Singapore edging up as world’s second-largest shark’s fin trader
SINGAPORE — Despite various moves here in recent years, such as hotels removing shark’s fin from their restaurant menus, for example, Singapore has moved up the ranks to become the world’s second-biggest trader of the product, a report has found.
Traffic, a wildlife-trade monitoring network, and the World Wide Fund for Nature (WWF), which published the report, noted that an in-depth analysis of the trade here was hampered by a lack of detail in the Singapore Customs’ import and export data.
They urged the government department to begin recording data on the trade using the internationally recognised harmonised system (HS) codes developed by the World Customs Organisation, and the Agri-Food and Veterinary Authority of Singapore (AVA) has told them that this was under way. The use of HS codes to classify goods, including shark commodities, was introduced in 1967, Singapore Customs told TODAY.
The report indicated that Singapore should “immediately scrutinise” its practices including its HS codes, which do not distinguish the different types of shark products or provide for all protected species.
The analysis of Singapore’s role in the shark and ray trade found that, on the export front, the country placed second after Hong Kong, with trade valued at US$40 million (S$55 million) between 2012 and 2013.
This was 11.1 per cent lower than Hong Kong’s US$45 million. Singapore is also the second-largest importer of shark’s fin after Hong Kong. Imports over the same period were valued at US$51.4 million, compared with Hong Kong’s US$170 million. As a re-exporter of the product, Singapore is placed second as well, averaging 2,422 tonnes yearly between 2012 and 2013 — which is one-tenth of the world’s total exports. It re-exported the commodity to countries such as Hong Kong, China and Japan.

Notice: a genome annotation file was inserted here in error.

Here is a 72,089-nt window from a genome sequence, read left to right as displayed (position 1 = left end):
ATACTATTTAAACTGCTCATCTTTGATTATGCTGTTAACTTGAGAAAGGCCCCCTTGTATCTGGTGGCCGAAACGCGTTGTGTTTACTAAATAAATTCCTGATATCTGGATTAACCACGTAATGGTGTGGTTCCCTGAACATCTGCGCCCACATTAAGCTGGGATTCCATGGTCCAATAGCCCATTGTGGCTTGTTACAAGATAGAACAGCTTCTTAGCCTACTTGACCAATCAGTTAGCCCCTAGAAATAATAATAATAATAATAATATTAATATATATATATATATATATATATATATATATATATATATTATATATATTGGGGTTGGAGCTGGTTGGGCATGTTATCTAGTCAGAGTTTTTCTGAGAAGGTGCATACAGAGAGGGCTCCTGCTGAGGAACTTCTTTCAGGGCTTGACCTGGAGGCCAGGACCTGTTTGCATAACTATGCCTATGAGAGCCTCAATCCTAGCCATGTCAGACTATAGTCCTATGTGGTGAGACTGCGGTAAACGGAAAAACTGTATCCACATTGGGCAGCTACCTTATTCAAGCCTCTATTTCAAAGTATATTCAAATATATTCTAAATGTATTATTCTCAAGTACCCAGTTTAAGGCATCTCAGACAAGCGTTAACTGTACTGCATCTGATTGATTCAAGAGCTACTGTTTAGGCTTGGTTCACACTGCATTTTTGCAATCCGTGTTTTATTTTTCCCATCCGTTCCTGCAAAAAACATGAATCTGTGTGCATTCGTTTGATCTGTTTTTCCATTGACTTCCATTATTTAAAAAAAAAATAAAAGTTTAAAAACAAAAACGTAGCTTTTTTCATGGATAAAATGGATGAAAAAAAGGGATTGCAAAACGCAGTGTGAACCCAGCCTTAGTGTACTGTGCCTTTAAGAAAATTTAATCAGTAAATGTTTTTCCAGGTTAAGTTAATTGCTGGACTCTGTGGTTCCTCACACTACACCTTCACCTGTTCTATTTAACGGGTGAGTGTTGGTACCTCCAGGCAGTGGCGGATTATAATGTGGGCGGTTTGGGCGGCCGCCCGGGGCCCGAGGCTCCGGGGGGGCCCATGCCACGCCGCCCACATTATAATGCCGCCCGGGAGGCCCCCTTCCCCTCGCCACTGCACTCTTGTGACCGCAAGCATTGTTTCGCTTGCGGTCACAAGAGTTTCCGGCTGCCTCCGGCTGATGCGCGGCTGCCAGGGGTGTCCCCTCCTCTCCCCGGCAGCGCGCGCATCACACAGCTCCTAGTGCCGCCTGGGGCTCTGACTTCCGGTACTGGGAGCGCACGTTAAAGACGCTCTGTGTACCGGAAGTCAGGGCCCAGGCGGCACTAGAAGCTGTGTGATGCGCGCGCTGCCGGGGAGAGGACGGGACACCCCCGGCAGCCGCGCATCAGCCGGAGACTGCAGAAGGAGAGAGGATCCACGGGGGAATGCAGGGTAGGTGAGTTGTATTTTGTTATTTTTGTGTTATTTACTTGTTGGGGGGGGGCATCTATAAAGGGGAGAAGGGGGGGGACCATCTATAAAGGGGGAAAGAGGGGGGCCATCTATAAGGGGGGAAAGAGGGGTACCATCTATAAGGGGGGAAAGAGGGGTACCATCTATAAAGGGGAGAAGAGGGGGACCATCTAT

A Traffic report in 2013 showed that Singapore was one of the world’s top four exporters and the third-largest importer of shark’s fin between 2000 and 2009.
In recent years, businesses from hotels to airlines have taken steps to stem the trade. In 2014, Singapore Airlines Cargo stopped carrying shark’s fin on its flights. That year, hotel giants, including Hilton, also said no to dishing out the ingredient at the properties they own and manage.
In their report, Traffic and the WWF said that more detailed codes would allow shark products to be distinguished between “dried” and “frozen”, which is crucial to determining trade volumes accurately.
The two groups have started discussions with the AVA to put in place product commodity codes for all
30 species of sharks and rays that are subject to international trade restrictions under the Convention on the International Trade in Endangered Species of Wild Fauna and Flora.
Such information would also allow individuals and firms to make “responsible” choices on the products they consume or use, they added.
The impact of hunting sharks for their fins has been the subject of much debate. More than 70 million sharks are killed yearly across the globe, and many species are caught at “unsustainable levels”, Traffic and the WWF said.